BOT is for all those companies that want to optimize cost but don’t want to impede growth. Moreover, it is for the companies that cannot find enough talent locally and this affects their business targets. To explain it better, we will talk about how it can be used for software engineering purposes but the BOT can be used for almost any domain. Nowadays, we are experiencing shortages almost anywhere when it comes to IT talent but these shortages are felt mostly in the big tech hubs like London, Dublin, Berlin, Zurich, Amsterdam, New York & Silicon Valley. What these shortages lead to is an exceptionally high costs to hire a development team and even inability to do so if you have the money but aren’t a well known brand name.
In this case, the BOT model would be perfectly suitable because you hire a team with a local partner who has a great know-how about the market, can find the employees you are looking for, set up the needed processes and culture, and after you have done the investment, your company will be able to buy a team that has worked alongside you and has the know-how about your product or service. Thus you’ll retain the core knowledge about your business within your inner circle and not lose it in the classic situation where the development team is not owned by you and some of the team members are moved out of the project due to a more profitable opportunities.
What is the BOT model?
The BOT model among tech companies in the US & Western Europe becomes more and more popular. It is used for a long time by our governments. Here is a well written description by Investopedia:
“The BOT scheme refers to the initial concession by a public entity such as a local government to a private firm to both build and operate the project in question. After a set time frame, typically two or three decades, control over the project is returned to the public entity”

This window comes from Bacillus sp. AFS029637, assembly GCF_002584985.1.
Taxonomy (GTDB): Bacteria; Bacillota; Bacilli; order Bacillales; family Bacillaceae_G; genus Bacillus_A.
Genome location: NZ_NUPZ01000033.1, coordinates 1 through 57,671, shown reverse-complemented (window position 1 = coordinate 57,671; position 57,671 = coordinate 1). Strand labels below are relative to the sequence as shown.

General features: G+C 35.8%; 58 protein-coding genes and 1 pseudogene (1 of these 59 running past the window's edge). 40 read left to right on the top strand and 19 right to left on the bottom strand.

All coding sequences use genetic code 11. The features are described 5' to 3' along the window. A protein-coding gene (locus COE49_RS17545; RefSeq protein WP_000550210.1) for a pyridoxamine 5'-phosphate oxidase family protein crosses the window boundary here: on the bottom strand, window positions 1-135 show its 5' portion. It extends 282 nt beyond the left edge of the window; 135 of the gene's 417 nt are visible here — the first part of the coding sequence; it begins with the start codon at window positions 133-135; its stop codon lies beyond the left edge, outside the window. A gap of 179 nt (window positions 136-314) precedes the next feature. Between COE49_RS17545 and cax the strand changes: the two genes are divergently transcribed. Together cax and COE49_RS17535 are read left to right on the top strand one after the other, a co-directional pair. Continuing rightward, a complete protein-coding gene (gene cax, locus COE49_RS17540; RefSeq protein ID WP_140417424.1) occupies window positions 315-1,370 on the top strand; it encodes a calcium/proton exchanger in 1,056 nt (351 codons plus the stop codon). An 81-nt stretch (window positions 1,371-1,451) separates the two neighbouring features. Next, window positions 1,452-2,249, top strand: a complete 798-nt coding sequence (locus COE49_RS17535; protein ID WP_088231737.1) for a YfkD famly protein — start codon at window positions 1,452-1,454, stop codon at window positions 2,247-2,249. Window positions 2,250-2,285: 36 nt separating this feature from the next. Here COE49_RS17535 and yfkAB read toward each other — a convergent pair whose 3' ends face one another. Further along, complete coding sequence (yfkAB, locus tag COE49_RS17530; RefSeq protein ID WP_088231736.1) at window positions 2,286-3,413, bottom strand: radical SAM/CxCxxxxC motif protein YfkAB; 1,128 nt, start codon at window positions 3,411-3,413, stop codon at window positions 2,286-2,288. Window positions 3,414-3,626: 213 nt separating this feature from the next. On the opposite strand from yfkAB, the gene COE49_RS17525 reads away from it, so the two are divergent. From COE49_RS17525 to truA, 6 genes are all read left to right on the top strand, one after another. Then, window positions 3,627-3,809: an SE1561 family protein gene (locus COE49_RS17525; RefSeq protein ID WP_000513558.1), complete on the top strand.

In the IT world BOT means that a certain company A is building a devеlopment team for another company B and after a certain period of time, company B can buy the team and own it. In the normal outsourcing/nearshoring/offshoring business, company A dedicates a team of developers who are its employees and they work for company B. They don’t become B’s employees. However, in the BOT model the employees of A become employees of B after some period of time. During the first part of the process, when company A still owns the team, company B pays company A as a regular nearshore service provider.
Benefits of using the BOT model
- You have an experienced partner in the face of company A who knows the local market.
- It addresses the fears of investing in a team that will never become employed by you.
- You can share sensitive information with the team, knowing that you have the option to buy it
- You will not have to do any recruitment or invest in building processes or team culture.
- Company A is motivated to build a great team, set up the right processes and team culture so that you would want to buy the team.
- You would be buying a proven team. One with whom you have worked and one who is productive from day one after the trade.
- You can plan its future cost because the price of the team is normally per developer.
- You always have the option not to buy the team but to continue to pay as normal outsourcing services. However, if this happens normally the prices go up because Company A has given discounted prices due tо the potential income from the sale of the team.
- You pay as much as normal for outsourcing/nearshore/offshore services while the team is working for you but is employed by A.
Some recent success cases for BOT are the teams of Ocado, FT and News UK in Bulgaria. The Financial Times’s new team built in Sofia, recently reached 75 staff and is growing.Below is how they describe the build-operate-transfer model:
“In IT offshoring, Build Operate Transfer (or BOT) describes a relationship in which an organisation hires another organisation as a service provider to set up and run an offshore operation, with the intent of transferring the operation to the organisation as its own offshore facility in the near future”